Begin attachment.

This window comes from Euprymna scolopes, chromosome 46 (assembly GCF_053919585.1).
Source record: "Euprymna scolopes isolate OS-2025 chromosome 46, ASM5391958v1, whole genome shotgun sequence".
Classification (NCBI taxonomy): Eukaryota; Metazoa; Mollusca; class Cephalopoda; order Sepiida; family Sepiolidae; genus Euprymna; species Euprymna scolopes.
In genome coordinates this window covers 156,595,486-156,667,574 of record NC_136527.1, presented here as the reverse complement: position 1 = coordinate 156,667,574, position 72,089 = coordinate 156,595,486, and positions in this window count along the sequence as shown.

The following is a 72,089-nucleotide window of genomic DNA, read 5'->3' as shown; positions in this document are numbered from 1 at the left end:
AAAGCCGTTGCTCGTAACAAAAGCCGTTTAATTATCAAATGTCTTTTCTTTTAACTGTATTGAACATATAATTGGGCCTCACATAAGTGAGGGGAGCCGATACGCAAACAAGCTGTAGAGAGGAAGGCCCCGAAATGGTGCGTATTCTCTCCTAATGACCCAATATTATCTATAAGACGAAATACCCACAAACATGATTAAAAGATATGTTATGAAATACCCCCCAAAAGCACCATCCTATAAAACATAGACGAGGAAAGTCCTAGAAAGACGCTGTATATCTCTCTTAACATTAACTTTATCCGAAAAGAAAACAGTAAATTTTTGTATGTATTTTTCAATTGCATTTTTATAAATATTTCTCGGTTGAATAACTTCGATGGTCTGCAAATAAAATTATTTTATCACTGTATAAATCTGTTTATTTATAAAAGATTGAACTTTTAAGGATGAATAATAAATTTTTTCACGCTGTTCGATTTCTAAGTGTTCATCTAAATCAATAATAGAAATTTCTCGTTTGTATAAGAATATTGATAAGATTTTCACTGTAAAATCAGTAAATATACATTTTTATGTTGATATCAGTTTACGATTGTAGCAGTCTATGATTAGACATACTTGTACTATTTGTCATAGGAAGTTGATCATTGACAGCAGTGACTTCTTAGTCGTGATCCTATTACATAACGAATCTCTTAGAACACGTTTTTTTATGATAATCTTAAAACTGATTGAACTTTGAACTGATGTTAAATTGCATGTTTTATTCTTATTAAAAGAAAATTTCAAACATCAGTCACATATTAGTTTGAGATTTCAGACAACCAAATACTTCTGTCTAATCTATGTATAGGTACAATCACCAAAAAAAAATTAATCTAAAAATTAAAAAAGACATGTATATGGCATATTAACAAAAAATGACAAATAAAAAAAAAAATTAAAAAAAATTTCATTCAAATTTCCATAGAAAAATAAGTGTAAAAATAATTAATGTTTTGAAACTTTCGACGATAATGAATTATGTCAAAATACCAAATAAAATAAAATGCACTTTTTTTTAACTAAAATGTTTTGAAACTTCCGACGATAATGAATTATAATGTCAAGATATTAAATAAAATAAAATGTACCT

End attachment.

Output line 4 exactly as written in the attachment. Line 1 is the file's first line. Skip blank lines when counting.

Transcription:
In genome coordinates this window covers 156,595,486-156,667,574 of record NC_136527.1, presented here as the reverse complement: position 1 = coordinate 156,667,574, position 72,089 = coordinate 156,595,486, and positions in this window count along the sequence as shown.